Now is the time to renew health insurance coverage purchased through a state or federal health insurance marketplace, also known as an insurance exchange. Marketplace open enrollment has begun and continues through Dec. 15. The federal government website – – has tools to sign up for new coverage, change plans or renew coverage for the 2019 plan year. During the application or renewal process, participants will be alerted if they qualify for financial help to pay health insurance costs.

Find Help Choosing Coverage
Individuals with pulmonary hypertension (PH) seeking health insurance coverage may want to review their options with a trained health insurance navigator. Both the Caring Voice Coalition (888-267-1440) and Patient Advocate Foundation (800-532-5274) offer this service. In addition, some PH care teams include a financial counselor or social worker knowledgeable about insurance options.

Caution: Beware Limited Coverage Plans and Copay Accumulators
Most health insurance marketplace plans include essential health benefits, a set of 10 areas of health care that are at least partially covered by every plan. These include emergency care and hospitalization; prescription drugs; laboratory services; pediatric care; preventive and wellness services; and maternity and newborn care. During the current open enrollment period, participants may see an increase in short-term plan options. These options tend to be cheaper, in part because they are not required to include coverage for the 10 essential health benefits. In addition, while most marketplace plans cannot charge more to people with pre-existing conditions, short-term plans have more flexibility. Short-term marketplace plans can be useful as a bridge between other types of coverage in select circumstances, however PH-community members should be cautious as short-term coverage may be quite limited in scope.

A word of caution also applies to any insurance plan that includes a copay accumulator or accumulator adjustment program. Copay accumulators are a cost-management strategy used by some health insurance companies that can place a financial burden on PH patients. Earlier this year, the Pulmonary Hypertension Association (PHA) covered copay accumulators in more detail.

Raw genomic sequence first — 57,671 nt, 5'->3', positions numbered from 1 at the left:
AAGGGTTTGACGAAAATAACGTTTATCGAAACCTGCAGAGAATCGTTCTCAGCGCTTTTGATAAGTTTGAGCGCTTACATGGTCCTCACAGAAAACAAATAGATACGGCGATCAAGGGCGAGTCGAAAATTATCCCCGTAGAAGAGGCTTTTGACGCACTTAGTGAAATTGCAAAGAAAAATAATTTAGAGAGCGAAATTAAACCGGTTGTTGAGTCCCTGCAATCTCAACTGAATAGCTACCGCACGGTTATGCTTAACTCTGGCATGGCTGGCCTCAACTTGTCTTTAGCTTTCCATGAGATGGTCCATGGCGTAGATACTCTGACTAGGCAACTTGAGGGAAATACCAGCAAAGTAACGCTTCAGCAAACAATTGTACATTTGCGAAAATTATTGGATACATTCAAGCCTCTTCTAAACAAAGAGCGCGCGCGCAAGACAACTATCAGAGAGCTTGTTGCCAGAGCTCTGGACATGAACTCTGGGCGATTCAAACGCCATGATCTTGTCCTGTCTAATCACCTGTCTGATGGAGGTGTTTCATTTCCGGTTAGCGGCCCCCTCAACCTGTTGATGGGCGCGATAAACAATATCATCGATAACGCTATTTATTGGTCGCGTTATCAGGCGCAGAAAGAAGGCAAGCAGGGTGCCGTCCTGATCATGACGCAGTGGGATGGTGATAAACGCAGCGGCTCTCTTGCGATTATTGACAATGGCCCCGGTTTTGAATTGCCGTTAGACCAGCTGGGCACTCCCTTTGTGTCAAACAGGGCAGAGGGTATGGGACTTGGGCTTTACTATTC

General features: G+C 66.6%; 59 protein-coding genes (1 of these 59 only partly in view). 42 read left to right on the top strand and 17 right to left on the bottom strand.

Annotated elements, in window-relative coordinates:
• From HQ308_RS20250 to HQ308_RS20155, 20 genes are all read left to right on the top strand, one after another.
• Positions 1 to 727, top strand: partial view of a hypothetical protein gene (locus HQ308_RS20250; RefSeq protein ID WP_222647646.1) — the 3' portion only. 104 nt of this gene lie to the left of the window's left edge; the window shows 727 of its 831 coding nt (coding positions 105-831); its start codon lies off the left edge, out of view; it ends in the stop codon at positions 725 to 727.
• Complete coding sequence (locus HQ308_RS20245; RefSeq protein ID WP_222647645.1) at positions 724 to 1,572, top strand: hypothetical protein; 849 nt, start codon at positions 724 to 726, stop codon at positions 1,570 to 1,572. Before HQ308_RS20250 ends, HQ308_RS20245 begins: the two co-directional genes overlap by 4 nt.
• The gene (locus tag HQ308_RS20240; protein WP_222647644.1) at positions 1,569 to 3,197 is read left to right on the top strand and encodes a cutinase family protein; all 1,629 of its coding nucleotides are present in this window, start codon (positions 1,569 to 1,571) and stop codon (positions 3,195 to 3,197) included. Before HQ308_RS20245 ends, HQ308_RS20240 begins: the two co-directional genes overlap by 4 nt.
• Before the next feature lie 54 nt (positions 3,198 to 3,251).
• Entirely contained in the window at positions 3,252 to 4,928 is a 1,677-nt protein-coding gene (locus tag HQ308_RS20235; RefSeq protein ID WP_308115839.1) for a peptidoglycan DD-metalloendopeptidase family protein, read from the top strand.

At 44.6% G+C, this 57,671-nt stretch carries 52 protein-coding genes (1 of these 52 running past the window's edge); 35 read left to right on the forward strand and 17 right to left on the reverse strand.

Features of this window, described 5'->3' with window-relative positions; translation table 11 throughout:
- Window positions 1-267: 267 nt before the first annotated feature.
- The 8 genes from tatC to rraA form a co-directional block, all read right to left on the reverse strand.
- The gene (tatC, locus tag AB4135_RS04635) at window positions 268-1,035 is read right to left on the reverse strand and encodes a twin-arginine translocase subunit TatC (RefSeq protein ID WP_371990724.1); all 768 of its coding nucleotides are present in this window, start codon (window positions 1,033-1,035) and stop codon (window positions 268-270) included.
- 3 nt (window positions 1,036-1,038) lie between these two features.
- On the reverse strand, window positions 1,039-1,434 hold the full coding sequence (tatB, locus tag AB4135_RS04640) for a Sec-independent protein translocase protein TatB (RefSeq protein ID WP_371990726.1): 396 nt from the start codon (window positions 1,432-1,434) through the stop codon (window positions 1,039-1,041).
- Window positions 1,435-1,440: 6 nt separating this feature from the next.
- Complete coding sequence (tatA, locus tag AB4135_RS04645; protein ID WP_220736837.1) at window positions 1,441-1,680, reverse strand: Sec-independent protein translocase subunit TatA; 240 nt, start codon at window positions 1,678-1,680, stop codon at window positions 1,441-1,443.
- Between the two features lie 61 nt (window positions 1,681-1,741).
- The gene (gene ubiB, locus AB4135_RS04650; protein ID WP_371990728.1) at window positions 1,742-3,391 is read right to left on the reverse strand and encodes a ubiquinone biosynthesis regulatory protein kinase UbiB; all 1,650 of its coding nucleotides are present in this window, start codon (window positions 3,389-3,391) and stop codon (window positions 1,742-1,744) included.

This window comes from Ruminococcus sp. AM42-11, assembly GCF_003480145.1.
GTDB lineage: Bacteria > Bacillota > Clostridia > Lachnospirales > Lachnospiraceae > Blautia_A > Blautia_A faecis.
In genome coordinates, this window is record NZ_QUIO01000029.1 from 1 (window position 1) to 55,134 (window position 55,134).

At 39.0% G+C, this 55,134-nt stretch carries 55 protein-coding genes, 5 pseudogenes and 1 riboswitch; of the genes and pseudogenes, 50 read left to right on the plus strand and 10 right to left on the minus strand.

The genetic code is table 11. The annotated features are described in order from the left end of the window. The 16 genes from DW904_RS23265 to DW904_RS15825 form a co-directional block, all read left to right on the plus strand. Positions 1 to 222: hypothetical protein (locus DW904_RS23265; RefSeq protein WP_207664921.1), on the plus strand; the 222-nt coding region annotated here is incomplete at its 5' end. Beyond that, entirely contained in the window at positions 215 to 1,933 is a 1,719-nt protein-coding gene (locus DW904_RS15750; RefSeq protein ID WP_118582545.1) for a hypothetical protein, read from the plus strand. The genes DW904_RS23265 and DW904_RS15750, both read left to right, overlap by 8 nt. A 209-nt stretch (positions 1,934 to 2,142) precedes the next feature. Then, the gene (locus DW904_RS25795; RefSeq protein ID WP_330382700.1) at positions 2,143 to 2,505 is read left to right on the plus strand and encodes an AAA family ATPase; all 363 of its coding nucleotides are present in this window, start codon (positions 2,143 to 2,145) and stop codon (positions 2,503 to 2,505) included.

Questions to Consider
PH patients who are reviewing their coverage options independently may want to consider the following:

  • What is the premium, or monthly cost, that I would pay to maintain this health insurance?
  • Will I have to pay a deductible, or initial amount, before coverage begins? If so, how much is it?
  • Does the health insurance I am considering include prescription drug coverage, or do I need to purchase that separately?
  • What medications will I take in the upcoming year? Are these medications included in the health plan’s formulary?
  • Will I need routine tests or hospitalization in the upcoming year?
  • How much of the total cost of my anticipated medical care and prescriptions will this plan cover? For example, for each of my PH medications, will I be charged a set dollar amount, called a copay, or will I be responsible for a percent of the drug price, called a coinsurance?
  • Would I be better off paying a higher monthly premium for a plan that covers more of my anticipated costs?
  • Does the pharmacy network for this plan include the specialty pharmacy that delivers my PH medications?
  • If I use a co-pay card or other financial assistance, will this plan count my grant or coupon toward my deductible and out-of-pocket maximum?

PHA has put together a brief video to address frequently asked questions. For more information, contact gro.noitaicossAHP@ecnarusnI or 301-565-3004 x749.